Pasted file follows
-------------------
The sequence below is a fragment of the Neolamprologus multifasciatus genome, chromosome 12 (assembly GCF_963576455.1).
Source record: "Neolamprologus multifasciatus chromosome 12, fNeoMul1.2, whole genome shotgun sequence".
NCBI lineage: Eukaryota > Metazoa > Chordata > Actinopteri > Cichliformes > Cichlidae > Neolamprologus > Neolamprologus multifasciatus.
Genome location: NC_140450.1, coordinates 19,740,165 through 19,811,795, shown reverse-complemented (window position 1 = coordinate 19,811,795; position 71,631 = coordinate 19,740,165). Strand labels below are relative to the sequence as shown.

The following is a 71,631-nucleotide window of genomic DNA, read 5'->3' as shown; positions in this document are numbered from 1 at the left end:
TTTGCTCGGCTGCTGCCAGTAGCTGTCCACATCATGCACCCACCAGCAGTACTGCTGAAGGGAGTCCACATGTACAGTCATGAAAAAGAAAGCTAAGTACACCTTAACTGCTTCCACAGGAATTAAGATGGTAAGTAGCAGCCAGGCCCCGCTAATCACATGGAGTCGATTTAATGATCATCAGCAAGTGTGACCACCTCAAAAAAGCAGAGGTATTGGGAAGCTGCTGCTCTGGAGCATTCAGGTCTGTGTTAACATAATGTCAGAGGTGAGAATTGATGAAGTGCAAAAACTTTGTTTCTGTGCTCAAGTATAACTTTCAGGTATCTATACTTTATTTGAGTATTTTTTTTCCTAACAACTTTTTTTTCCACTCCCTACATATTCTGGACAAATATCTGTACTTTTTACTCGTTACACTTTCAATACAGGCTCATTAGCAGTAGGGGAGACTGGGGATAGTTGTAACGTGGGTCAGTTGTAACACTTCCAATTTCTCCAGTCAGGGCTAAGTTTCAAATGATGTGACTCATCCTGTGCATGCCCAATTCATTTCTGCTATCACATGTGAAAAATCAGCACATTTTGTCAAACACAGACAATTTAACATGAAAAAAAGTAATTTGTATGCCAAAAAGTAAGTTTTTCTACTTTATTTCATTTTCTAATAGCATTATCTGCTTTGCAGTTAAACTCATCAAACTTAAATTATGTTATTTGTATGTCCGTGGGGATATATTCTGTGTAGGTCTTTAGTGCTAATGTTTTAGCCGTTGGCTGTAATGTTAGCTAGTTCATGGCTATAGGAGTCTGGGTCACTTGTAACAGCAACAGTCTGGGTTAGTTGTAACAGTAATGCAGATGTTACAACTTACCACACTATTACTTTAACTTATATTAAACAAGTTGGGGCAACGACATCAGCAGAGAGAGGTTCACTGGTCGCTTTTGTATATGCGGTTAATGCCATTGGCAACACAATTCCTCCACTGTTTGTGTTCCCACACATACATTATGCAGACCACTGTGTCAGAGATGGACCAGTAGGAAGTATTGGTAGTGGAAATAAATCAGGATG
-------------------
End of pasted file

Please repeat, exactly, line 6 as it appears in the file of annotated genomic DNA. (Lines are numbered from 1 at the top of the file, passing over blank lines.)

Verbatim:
TTTGCTCGGCTGCTGCCAGTAGCTGTCCACATCATGCACCCACCAGCAGTACTGCTGAAGGGAGTCCACATGTACAGTCATGAAAAAGAAAGCTAAGTACACCTTAACTGCTTCCACAGGAATTAAGATGGTAAGTAGCAGCCAGGCCCCGCTAATCACATGGAGTCGATTTAATGATCATCAGCAAGTGTGACCACCTCAAAAAAGCAGAGGTATTGGGAAGCTGCTGCTCTGGAGCATTCAGGTCTGTGTTAACATAATGTCAGAGGTGAGAATTGATGAAGTGCAAAAACTTTGTTTCTGTGCTCAAGTATAACTTTCAGGTATCTATACTTTATTTGAGTATTTTTTTTCCTAACAACTTTTTTTTCCACTCCCTACATATTCTGGACAAATATCTGTACTTTTTACTCGTTACACTTTCAATACAGGCTCATTAGCAGTAGGGGAGACTGGGGATAGTTGTAACGTGGGTCAGTTGTAACACTTCCAATTTCTCCAGTCAGGGCTAAGTTTCAAATGATGTGACTCATCCTGTGCATGCCCAATTCATTTCTGCTATCACATGTGAAAAATCAGCACATTTTGTCAAACACAGACAATTTAACATGAAAAAAAGTAATTTGTATGCCAAAAAGTAAGTTTTTCTACTTTATTTCATTTTCTAATAGCATTATCTGCTTTGCAGTTAAACTCATCAAACTTAAATTATGTTATTTGTATGTCCGTGGGGATATATTCTGTGTAGGTCTTTAGTGCTAATGTTTTAGCCGTTGGCTGTAATGTTAGCTAGTTCATGGCTATAGGAGTCTGGGTCACTTGTAACAGCAACAGTCTGGGTTAGTTGTAACAGTAATGCAGATGTTACAACTTACCACACTATTACTTTAACTTATATTAAACAAGTTGGGGCAACGACATCAGCAGAGAGAGGTTCACTGGTCGCTTTTGTATATGCGGTTAATGCCATTGGCAACACAATTCCTCCACTGTTTGTGTTCCCACACATACATTATGCAGACCACTGTGTCAGAGATGGACCAGTAGGAAGTATTGGTAGTGGAAATAAATCAGGATG